Crowdfunding Culture
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Crowdfunding Culture

At the end of 2014, Opera di Santa Croce (OSC), with the help of The Florentine and Ares Games, raised $102,426 in a hair-raisingly fast month on Kickstarter to support the much-needed restoration of an important part of a cultural landmark: the loggia of the Pazzi Chapel.

Thu 10 Sep 2015 12:00 AM



At the end of 2014, Opera di Santa Croce (OSC), with the help of The Florentine and Ares Games, raised $102,426 in a hair-raisingly fast month on Kickstarter to support the much-needed restoration of an important part of a cultural landmark: the loggia of the Pazzi Chapel. Since then, both OSC and The Florentine have been inundated with requests for advice on crowdfunding. As the scaffolding comes down and we prepare for the official inauguration on September 18, 2015, those requests have prompted us to ask ourselves what we did right, where we might have increased our net gain, and what parts of this success were just pure good luck.


Crazy for Pazzi was in no way a pure economic gain, as OSC president Irene Sanesi points out: the ripple effect of the crowdfunding has been hugely positive for the institution’s reputation, both online and off, attracting media attention and additional donors as well as putting the institution into direct contact with numerous potential visitors. Roberto di Meglio of Ares Games also comments on the long-term connection created when ‘donors become part of a community.’ As he observed, ‘This insubstantial reward is often more important for people than the actual physical rewards in a campaign.’


For anyone considering running a crowdfunding, do consider this disclaimer: the entire effort is going to take more time than you think! More than a dozen people worked around the clock for two months to achieve this result—and our work is not over yet. While the effects ripple out well beyond the immediate campaign, so does the work involved, extending over months if not years. And it’s not just a matter of time and energy: you must factor into the budget the transaction fees, paid skills, reward and shipping costs that are subtracted from the gross earnings of any campaign and that affect the net results.


If asked to write a recipe for crowdfunding, I’d say: ‘Add 1 part great content, 2 parts hard work, and 5 spoonfuls of serendipity.’ For Paola Vojnovic, who oversees fundraising and museum outreach at Santa Croce, the Crazy for Pazzi campaign boils down to three main points: inspiration, communication and celebrity endorsement.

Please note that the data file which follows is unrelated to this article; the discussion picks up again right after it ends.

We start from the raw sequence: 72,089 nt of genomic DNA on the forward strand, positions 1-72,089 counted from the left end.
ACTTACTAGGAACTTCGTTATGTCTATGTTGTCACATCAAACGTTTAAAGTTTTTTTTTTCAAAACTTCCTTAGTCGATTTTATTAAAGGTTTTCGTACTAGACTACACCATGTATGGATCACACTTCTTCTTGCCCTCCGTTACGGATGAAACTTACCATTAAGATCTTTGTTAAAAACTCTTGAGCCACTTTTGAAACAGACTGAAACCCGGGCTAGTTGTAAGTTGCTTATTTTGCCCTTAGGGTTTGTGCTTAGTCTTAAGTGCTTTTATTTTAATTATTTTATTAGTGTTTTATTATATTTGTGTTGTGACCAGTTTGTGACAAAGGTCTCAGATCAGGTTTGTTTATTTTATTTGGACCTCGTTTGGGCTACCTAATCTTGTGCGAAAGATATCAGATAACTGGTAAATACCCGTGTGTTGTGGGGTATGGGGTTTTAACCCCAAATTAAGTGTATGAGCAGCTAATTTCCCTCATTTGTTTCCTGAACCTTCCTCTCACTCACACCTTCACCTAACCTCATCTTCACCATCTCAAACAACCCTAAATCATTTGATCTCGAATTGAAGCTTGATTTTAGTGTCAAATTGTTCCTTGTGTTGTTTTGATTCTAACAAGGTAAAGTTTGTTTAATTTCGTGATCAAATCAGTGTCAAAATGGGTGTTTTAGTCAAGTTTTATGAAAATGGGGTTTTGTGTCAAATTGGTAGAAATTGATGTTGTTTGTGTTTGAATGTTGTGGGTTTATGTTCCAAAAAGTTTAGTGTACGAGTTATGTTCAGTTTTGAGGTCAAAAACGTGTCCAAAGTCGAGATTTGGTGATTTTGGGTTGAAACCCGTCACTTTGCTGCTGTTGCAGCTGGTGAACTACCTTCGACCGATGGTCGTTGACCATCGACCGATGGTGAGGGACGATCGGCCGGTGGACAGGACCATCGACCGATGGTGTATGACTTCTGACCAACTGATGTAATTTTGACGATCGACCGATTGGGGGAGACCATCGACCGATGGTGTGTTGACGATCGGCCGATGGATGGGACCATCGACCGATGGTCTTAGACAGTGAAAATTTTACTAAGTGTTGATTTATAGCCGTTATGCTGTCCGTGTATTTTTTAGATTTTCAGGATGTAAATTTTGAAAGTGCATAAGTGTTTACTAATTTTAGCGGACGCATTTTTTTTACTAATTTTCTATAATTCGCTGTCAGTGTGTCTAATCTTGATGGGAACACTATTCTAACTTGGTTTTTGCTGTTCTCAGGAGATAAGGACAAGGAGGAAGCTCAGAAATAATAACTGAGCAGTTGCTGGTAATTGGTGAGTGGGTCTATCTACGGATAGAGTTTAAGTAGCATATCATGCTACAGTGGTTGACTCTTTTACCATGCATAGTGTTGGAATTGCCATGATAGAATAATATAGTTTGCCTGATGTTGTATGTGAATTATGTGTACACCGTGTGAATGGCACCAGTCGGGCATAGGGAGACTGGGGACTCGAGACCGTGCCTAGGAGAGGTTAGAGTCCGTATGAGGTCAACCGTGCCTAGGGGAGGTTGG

Santa Croce is a lovemark for some people, and Florence is a larger lovemark for a lot more people. Using the language of travel storytelling, the Crazy for Pazzi campaign inspired and moved people on different levels. Great videos, photography and in-depth historical information were some ways we did this. We also inspired people on-site with a huge event for local Instagramers and with signage in loco.


The ‘crowd’ in ‘crowdfunding’ depends entirely on communication. When it comes to the digital world, there are ‘right’ and ‘wrong’ ways to do this. Every element needs to be thought through, and it helps to have the advice of experts, but also of a large working group to balance out any bad ideas! Kickstarter and other platforms also have their own set of communicative conventions, so for first-time campaign managers, it’s best to team up with someone who has done it before. Finally, you can never shout about your project loudly enough. Although The Florentine spoke of nothing but for a month in the paper and on social media, Santa Croce posted daily on their channels, and local newspapers and bloggers wrote about and promoted the campaign, at the end, we still encountered people who hadn’t heard about it—but maybe should have.


Vojnovic also believes that the celebrity endorsements behind Crazy for Pazzi helped lend authority to the campaign and drove people to get involved. Architect, art historian and star of a BBC 2 travel series Francesco da Mosto generously volunteered his time and incredible patience to narrate the beautiful video that presented the need to restore the loggia. Towards the end of the campaign, American actor, director and art historian Dr. Peter Weller came to Florence specifically to film an endorsement that provided a much-needed boost.    


Another major element is hard teamwork. A successful campaign not only needs a dedicated team, but the team must include people with complementary skills. OSC has deep historical knowledge, technical staff, a social media team and a fund-raising manager, but they recognized the need for Kickstarter experts like Ares Games, who have raised over a million dollars through five campaigns, and the communications staff of The Florentine and its sister company Flod for art direction, writing and promotion to an international readership.


There were some things in Crazy for Pazzi that should have gone wrong, and others that went well by pure chance. Or perhaps it was a miracle. It seemed crazy to launch a campaign right before Christmas, when people’s budgets were on family gifts and holidays. It seemed crazy to talk to strangers on a train, but this actually generated at least two donations. It seemed crazy to ask the stars of a BBC series and the film Robocop to lend a hand, but they showed up. And in the end, some 900 people got involved at every level and became just a bit Crazy for Pazzi themselves.


Donations to restoration projects at Santa Croce continue online at

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